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Normal weapons can’t kill the zombies. MicroMan doesn’t trust Captain Fury. The lake monster is really Old Man Wiggins in a rubber mask. These are Revelations. They are things you want the players to find out so that they can make good choices or just understand what is going on in the game. Revelations advance […]

Ben Robbins | October 25th, 2006 | , , | 3 comments

Run Club

GMs run games and players play. Some people do both, but more often than not everyone stays on their side of the screen. There are a myriad of subtle social forces that encourage things to stay this way (comfortable players, GMs threatened by others usurping their position, etc.) but we’re not going to worry about […]

Ben Robbins | October 17th, 2006 | , , | 4 comments

Dungeons & Doomsday Devices: Superhero Base Raids

A dungeon crawl does not fit the superhero genre. Superheroes zip though villain bases, smashing walls or wafting through them with arcane powers. They do not decide on a marching order and do a room-by-room search (or if they do a search, it is glossed over off-screen). Dr Null's base is a complex maze of […]

Ben Robbins | August 29th, 2006 | ,

Four Types of Supervillains

Forget the ice claws, the glowing brains, and the hooks-for-feet for a minute. Despite their surface differences, all your supervillains fall into four categories: soldiers, menaces, masterminds and thieves. The distinction is not about powers or how much of a threat they pose, it’s about how the supervillain behaves. As a GM if you know […]

Ben Robbins | August 24th, 2006 | , | 8 comments

What is an Action Shtick? (part 2)

Leaping from rooftop to rooftop on a racing train. Streaking to catch a falling civilian before he goes splat. Racing past the sign that says the bridge ahead is out. These are Action Shticks, classic challenges that go with a particular situation or environment. By definition they are not original. They are the things you […]

Ben Robbins | August 2nd, 2006 | , | 3 comments

Give Them Details (part 2), Gratuitous Details

Details are good, and can make the game feel more real to the players. But there's a flip side, which is that gratuitous details can alienate your players. It's about suspension of disbelief: if the players perceive the details as a natural part of the game world, the details will improve their game experience. If […]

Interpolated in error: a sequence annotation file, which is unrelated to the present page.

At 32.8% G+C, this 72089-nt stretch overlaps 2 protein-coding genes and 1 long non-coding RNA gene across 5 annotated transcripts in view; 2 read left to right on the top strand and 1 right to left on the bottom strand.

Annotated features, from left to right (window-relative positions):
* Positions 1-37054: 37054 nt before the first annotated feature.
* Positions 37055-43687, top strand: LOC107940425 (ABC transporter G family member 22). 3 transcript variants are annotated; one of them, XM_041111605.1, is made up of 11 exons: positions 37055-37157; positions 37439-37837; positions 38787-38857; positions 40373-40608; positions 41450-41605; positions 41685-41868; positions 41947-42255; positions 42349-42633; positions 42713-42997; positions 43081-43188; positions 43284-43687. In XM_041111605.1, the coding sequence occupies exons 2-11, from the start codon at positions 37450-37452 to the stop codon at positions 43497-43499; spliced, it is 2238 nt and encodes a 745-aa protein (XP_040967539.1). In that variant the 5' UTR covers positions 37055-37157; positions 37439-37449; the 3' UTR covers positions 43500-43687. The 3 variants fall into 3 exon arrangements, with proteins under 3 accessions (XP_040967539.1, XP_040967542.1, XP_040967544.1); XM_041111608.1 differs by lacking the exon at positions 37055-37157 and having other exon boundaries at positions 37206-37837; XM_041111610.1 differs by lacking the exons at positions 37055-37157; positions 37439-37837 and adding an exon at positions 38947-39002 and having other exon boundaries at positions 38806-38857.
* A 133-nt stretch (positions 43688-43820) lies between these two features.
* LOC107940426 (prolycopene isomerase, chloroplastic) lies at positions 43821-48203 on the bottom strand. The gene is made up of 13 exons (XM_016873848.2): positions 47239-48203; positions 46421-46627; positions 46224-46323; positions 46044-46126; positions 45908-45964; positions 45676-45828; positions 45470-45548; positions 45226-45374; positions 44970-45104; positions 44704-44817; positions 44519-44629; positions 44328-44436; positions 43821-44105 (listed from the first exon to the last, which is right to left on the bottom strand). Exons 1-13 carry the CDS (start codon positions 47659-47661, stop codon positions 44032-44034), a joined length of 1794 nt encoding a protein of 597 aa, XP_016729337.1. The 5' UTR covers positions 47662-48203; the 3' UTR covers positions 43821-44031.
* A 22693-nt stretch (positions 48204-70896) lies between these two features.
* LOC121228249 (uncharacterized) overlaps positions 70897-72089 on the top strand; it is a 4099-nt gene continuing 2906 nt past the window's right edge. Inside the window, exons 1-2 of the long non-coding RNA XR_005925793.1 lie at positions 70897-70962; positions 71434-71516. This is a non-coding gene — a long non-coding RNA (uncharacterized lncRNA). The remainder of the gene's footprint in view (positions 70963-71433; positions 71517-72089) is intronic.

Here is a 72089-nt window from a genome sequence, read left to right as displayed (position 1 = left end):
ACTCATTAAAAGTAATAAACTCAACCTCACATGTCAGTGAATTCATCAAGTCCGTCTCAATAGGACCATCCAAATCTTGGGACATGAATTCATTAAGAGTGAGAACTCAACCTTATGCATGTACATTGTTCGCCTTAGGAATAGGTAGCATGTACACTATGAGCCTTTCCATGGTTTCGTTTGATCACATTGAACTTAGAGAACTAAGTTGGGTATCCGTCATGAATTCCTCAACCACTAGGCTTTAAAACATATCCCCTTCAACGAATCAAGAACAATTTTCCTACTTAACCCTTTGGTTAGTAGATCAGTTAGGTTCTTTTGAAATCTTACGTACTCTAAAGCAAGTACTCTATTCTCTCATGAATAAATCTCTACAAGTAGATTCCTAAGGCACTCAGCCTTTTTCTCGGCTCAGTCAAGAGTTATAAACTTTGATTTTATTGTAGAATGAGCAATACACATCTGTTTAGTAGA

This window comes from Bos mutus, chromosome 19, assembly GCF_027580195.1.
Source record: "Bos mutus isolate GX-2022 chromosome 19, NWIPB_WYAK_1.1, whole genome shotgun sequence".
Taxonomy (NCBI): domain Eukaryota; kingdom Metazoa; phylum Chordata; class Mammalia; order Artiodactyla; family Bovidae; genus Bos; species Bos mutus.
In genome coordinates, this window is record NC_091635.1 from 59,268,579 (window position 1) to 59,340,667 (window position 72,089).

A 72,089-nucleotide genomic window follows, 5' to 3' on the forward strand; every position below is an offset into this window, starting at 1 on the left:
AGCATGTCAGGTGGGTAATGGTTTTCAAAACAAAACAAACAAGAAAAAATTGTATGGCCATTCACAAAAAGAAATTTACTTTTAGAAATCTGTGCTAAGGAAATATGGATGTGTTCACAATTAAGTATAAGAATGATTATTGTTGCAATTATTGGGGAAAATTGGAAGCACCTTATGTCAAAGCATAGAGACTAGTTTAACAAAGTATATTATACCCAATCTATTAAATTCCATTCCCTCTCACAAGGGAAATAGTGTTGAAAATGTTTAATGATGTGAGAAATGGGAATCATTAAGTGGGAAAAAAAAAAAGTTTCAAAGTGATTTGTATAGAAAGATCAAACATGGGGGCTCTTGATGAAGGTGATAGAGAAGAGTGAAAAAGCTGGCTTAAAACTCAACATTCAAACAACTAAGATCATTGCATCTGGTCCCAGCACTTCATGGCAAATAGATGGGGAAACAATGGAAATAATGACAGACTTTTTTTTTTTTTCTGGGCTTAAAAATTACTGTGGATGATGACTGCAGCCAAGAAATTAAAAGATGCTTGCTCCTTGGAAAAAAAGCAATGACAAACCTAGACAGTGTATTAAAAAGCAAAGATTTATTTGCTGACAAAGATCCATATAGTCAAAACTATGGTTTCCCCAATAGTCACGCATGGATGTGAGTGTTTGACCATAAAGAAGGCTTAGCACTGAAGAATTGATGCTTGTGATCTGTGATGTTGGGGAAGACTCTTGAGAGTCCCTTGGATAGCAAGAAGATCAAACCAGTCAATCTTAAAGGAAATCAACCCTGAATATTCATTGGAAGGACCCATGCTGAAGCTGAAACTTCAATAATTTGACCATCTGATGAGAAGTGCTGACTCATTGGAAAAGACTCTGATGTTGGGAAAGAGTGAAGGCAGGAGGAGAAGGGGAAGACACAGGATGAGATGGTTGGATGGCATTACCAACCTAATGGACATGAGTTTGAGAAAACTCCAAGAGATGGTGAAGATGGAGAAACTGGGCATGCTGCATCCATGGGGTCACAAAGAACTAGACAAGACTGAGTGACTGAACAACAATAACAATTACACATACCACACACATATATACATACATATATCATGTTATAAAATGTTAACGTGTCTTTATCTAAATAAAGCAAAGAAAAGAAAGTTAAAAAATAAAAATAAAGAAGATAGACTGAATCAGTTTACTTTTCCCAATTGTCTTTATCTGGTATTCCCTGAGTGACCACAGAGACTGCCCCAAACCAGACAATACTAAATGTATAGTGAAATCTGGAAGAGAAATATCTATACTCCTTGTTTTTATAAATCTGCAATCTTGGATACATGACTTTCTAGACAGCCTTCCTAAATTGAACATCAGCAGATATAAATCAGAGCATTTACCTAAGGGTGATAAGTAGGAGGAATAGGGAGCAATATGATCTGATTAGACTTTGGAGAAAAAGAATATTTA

Ben Robbins | August 1st, 2006 |

Give Them Details

A good action scene paints with a broad brush, but then zooms in and focuses on select specifics. Details make the scene feel real to the players. Landmarks, place names, and even military unit designations lend reality to the situation, not to mention keeping one fight from being just the same as the next. Saying […]

Ben Robbins | July 29th, 2006 | ,

Ask Questions

A good GM asks questions. A good GM doesn't say “this is what happens” unless they follow it up with “what do you do?” A good player asks questions. A good player asks how high is the wall, how far is it to the shore, does the innkeeper seem irritated or just busy? A GM […]

Ben Robbins | June 18th, 2006 | , , | 1 comment

Same Description, Same Rule

Rules should not surprise players. More specifically, if you describe a situation to the players and then describe the rules or modifiers that will apply because of the situation, the players should not go “whaaaa?” If they are surprised it’s either because you specified an odd mechanic (a will save to resist poison) or a […]

Ben Robbins | June 15th, 2006 | | 6 comments

Scaring Players: Creating the "oh sheet!" moment

There is one emotion that GMs down through the ages have struggled to elicit: fear. You've been there. The GM describes the terrible monster or ominous NPC, and the players know the GM _wants_ them to be afraid, but they just aren't gonna do it. They should be afraid, the thing is logically terrible, but […]

Ben Robbins | April 28th, 2006 | | 11 comments

Naming Games (part 2), Episode Titles

In my superhero campaign, I name each episode. I tell the players the name at the start of the game session, sometimes even days in advance. I write it on the white board in big letters so everyone can see it throughout the game. There are pros and cons to doing this. The primary advantage […]